Hydrocephalus is a brain condition that occurs when cerebrospinal fluid (CSF)– the clear, watery fluid that surrounds and cushions the brain and spine– can not drain from the brain. It then swimming pools, triggering an accumulation of fluid in the skull. Hydrocephalus gets its name from the Greek words for water (hydro) and head (cephalus), and often is called “water on the brain.”
Hydrocephalus can cause babies’ and kids’s visit swell to make space for the excess fluid. Older kids, whose skull bones have actually matured and merged together, have painful headaches from the increased pressure in the head.
If it’s not dealt with, hydrocephalus can lead to mental retardation, a loss in mental and physical capabilities, and even death. With early medical diagnosis and timely treatment, however, many children recuperate effectively.
Hydrocephalus is the buildup of fluid in the cavities (ventricles) deep within the brain. The excess fluid increases the size of the ventricles and puts pressure on the brain.
Causes of Hydrocephalus in Infants
When whatever is working usually inside the brain, CSF flows through narrow passages called ventricles and exits the brain through a small reservoir at the base of the brain called the cistern. CSF delivers nutrients to the brain; it likewise takes run out from its delicate areas to be taken in into the blood stream.
If there’s an obstruction in any of the ventricles, CSF backs up and causes hydrocephalus. This excess of fluid in the brain likewise can take place when the choroid plexus (the area of the brain that produces CSF) remains in overdrive or if the waste items aren’t appropriately soaked up by the bloodstream.
Genetic hydrocephalus indicates a baby is born with the condition. This is frequently due to issues like spina bifida (abnormal development of the spinal cord) or aqueductal stenosis (the constricting of a little passage, the “aqueduct of Sylvius,” that links two major ventricles in the brain).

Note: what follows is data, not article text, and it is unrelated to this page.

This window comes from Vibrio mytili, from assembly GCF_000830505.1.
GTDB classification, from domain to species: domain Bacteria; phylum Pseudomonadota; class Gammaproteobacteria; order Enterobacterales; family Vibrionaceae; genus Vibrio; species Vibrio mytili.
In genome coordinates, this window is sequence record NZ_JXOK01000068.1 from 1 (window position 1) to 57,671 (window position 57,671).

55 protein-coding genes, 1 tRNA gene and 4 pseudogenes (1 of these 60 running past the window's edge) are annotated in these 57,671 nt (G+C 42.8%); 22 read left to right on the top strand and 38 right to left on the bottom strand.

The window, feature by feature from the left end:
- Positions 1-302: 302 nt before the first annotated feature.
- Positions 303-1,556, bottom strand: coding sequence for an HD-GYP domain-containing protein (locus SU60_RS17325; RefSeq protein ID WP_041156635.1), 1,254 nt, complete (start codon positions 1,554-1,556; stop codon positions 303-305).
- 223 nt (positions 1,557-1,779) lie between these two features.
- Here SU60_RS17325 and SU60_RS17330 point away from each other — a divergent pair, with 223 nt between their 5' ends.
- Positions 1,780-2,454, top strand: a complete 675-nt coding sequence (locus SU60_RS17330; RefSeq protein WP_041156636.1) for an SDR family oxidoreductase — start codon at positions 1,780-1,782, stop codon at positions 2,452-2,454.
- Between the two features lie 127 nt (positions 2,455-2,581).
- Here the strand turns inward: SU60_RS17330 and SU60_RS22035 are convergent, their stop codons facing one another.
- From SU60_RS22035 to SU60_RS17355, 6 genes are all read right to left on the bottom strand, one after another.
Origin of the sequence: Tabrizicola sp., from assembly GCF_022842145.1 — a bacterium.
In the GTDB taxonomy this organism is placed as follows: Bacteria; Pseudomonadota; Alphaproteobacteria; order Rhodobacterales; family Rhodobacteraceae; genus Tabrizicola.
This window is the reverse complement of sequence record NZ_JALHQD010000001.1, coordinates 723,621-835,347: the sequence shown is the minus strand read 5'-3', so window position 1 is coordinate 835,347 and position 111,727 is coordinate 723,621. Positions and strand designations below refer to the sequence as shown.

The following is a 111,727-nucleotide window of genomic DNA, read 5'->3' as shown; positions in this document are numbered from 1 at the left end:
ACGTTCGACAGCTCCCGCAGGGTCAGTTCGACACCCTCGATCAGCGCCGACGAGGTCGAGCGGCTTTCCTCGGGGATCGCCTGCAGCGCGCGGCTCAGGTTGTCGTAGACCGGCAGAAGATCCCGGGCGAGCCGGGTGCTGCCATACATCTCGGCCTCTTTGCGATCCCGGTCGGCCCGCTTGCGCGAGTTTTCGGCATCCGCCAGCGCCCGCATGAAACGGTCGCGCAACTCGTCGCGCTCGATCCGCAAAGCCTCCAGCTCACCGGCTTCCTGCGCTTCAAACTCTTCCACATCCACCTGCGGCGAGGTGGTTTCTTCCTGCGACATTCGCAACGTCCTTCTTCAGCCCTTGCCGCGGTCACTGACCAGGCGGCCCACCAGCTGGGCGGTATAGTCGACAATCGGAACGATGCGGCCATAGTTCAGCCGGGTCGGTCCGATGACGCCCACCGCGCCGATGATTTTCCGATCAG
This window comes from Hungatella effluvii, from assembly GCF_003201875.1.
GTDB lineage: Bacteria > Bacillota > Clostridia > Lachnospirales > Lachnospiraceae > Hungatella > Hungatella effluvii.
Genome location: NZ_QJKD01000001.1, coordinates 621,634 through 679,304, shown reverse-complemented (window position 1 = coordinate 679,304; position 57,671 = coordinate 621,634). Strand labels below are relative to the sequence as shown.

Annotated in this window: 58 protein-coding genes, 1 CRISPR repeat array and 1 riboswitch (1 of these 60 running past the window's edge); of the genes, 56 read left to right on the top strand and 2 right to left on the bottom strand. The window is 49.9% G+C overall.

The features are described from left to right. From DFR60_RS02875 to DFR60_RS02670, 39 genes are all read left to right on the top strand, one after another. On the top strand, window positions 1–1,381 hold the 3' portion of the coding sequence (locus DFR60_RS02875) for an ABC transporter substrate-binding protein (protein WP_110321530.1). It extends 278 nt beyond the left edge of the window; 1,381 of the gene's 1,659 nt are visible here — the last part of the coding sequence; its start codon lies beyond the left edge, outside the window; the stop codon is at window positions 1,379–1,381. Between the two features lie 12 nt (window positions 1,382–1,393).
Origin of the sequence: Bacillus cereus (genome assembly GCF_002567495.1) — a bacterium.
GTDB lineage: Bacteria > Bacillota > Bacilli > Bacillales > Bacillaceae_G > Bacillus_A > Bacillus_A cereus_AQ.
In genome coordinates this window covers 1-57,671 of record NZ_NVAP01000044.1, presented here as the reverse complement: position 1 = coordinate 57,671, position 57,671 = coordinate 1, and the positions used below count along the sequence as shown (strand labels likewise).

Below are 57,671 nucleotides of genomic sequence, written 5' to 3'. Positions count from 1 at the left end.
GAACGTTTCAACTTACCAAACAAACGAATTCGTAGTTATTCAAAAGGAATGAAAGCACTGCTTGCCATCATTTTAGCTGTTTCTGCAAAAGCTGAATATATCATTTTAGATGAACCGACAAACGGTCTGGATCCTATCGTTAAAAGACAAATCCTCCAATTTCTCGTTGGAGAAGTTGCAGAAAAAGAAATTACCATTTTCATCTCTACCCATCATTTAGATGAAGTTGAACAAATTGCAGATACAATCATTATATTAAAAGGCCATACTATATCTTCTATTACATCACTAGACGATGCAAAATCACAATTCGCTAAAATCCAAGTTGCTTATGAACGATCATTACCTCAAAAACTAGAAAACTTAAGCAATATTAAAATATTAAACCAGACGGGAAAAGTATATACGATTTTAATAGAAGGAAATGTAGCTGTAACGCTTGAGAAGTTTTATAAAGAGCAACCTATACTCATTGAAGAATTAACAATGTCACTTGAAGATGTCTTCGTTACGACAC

Gotten hydrocephalus takes place after birth and can affect individuals of any age. It’s generally brought on by bleeding in the brain. This can take place in premature babies or individuals who’ve had terrible head injuries. Some kids can develop hydrocephalus due to a growth or infection in the brain. Some cases have no known cause.
Symptoms of Hydrocephalus in Infants
Signs in Babies
Babies under the age of 1 year will have heads that appear very swollen. Their skull bones– thin, bony plates that have actually not yet fused together– are linked by fibrous tissue called stitches. These sutures, or “soft spots,” have actually not yet solidified and therefore stretch and broaden to keep the excess CSF. As an outcome, a baby with hydrocephalus will appear to have an unusually shaped head– usually much larger than other babies the exact same age.
Other signs to try to find include:
- bulging at the soft spots
- ” split” sutures– a space can be felt between skull bones
- rapid boost in head circumference
- swollen veins that are quickly seen with the naked eye
- downward cast of the eyes (called “sunsetting”).
Depending upon how severe the condition is, babies also may appear exceedingly sleepy, picky, and vomit or have seizures. Young kids with hydrocephalus also may miss developmental turning points or might go back to earlier developmental stages. In severe cases, a child also might experience “failure to prosper” and miss development milestones.
Signs in Older Kids
Older children will not have the quickly identifiable symptom of an enlarged head due to the fact that their skull bones have actually fused together and can’t broaden to make room for the excess fluid. In these cases, included pressure on the brain can cause severe headaches that might wake a child in the middle of the night or early in the early morning.
Kids likewise may have:
- problems with balance and motor skills.
- double vision.
- squinting and/or other repetitive eye motions.
Modifications in personality, loss of brand-new developmental abilities (like speaking or walking), and memory loss can happen in advanced cases.